14. A method of detecting collusion between players in a multi-player online card game involving wagering, in which sequential rounds are played in multiple simultaneous tables at servers hosted by multiple casinos, and in which, in a round on a table hosted by one of the servers, a player cannot see all the cards dealt to other players, the method comprising: receiving, at a first server managed by a first administrator of a first casino, a request from a first one of the players to play at a first table of the first casino; receiving an online wager from the first player at the first table; using the first server, electronically dealing cards to the players, including the first player, at the first table in a first round; during the first round, receiving game play inputs at the first server from respective players as the round is played, the inputs representing selection of game play options, in a sequence as game play progresses from player to player; receiving, at a second server managed by a second administrator of a second casino, a request from a second player to play at a second table of the second casino; receiving online wagers from respective players at the second table; using the second server, electronically dealing cards to the players, including the second player, at the second table in a second round; during the first round, receiving game play inputs at the first server from players of the first table as the round is played, the inputs representing selection of game play options, in a sequence as game play progresses from player to player; during the second round, receiving game play inputs at the second server from players of the second table as the round is played, the inputs representing selection of game play options, in a sequence as game play progresses from player to player; at a third server, administered by a super-administrator capable of granting or revoking administrator rights to users of the first and second servers, keeping track of cards dealt to players at the first table and at the second table, including cards that the first and second players are not able to see, for respective rounds; generating first and second round review video files illustrating how the first and second rounds were played, in which cards dealt to all players of the first and second rounds are revealed, and in which game play inputs made by players are indicated; after an amount of time after the first round has concluded, the amount of time being selectable by the first administrator, providing an interface to the first player using which the first player can request a review of the first round if the first player suspects collusion between other players of the first round; receiving from the first player a request to review the first round, the request including information identifying the first round; and in response to receiving the request to review the first round, transmitting the first round review video file to the first player.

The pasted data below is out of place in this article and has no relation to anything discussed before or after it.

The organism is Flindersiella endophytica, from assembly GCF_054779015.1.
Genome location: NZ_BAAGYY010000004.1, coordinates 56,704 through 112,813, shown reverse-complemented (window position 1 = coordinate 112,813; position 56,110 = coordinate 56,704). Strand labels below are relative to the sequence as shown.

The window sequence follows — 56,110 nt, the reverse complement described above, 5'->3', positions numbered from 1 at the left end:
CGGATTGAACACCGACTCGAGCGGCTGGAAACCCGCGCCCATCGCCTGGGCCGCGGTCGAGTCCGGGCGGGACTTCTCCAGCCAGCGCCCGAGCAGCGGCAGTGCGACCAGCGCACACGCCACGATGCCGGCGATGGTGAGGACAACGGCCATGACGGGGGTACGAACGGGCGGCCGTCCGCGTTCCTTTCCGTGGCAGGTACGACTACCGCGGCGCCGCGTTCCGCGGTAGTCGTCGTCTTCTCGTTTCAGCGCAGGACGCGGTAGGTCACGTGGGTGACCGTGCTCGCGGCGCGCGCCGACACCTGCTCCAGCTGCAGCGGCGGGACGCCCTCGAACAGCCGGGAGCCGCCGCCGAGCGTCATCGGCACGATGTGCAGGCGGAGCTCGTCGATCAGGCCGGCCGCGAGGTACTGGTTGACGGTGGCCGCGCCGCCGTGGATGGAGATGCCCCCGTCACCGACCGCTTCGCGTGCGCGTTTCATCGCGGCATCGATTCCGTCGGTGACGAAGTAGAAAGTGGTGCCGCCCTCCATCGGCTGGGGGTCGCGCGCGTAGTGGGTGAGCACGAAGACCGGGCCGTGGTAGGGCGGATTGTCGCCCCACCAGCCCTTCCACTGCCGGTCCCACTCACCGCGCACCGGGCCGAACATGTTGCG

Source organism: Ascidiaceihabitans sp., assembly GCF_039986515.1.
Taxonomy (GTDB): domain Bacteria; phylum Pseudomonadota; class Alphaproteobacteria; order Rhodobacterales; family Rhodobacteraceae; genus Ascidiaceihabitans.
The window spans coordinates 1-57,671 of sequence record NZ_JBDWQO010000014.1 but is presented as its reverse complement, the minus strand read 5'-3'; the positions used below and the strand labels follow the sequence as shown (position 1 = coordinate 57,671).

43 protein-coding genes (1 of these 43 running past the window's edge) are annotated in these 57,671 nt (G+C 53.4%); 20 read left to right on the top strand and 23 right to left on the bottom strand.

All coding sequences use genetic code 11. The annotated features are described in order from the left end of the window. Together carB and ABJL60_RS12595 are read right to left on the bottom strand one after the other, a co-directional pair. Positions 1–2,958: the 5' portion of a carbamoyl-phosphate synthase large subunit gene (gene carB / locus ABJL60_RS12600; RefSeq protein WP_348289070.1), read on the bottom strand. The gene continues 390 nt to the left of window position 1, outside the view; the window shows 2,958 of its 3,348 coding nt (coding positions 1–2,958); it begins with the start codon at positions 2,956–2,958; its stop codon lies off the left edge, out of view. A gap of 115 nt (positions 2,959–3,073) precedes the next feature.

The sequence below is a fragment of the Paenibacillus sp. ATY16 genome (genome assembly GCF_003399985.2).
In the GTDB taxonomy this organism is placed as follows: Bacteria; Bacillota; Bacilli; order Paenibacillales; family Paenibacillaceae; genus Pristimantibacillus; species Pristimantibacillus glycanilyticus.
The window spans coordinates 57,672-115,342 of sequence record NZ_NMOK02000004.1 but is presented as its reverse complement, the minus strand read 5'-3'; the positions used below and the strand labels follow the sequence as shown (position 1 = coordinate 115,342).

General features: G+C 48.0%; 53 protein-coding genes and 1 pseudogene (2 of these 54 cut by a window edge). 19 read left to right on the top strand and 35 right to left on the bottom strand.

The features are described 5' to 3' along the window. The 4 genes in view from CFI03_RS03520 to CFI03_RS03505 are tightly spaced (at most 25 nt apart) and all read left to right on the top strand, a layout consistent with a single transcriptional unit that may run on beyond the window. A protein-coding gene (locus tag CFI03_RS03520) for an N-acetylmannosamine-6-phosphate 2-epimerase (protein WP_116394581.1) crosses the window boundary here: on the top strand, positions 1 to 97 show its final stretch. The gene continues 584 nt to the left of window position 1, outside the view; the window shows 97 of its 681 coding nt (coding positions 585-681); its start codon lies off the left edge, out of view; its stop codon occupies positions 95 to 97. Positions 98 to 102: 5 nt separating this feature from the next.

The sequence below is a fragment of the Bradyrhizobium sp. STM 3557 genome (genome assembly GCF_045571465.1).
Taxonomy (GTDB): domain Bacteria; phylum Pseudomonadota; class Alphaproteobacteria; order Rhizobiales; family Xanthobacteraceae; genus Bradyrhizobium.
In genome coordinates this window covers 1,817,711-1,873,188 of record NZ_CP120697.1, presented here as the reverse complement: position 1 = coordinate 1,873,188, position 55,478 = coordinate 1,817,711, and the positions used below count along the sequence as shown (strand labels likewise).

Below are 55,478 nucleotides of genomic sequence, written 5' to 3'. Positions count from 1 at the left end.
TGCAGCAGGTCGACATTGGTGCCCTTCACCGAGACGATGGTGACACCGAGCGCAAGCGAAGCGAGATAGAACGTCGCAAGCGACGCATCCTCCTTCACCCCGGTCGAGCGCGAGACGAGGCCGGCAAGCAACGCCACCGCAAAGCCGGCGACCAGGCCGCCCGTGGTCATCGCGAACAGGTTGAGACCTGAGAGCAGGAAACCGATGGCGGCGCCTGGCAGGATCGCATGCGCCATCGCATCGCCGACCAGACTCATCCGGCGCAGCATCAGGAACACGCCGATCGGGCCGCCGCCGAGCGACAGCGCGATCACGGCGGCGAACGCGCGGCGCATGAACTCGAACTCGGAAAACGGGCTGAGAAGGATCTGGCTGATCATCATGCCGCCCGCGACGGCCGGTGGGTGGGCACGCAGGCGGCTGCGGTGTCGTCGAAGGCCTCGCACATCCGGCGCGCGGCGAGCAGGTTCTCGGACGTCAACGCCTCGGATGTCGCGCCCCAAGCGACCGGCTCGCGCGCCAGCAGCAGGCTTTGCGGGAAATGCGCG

15. A method in accordance with claim 14 and further comprising storing the first video file in a memory for an amount of time input by the first administrator using an interface.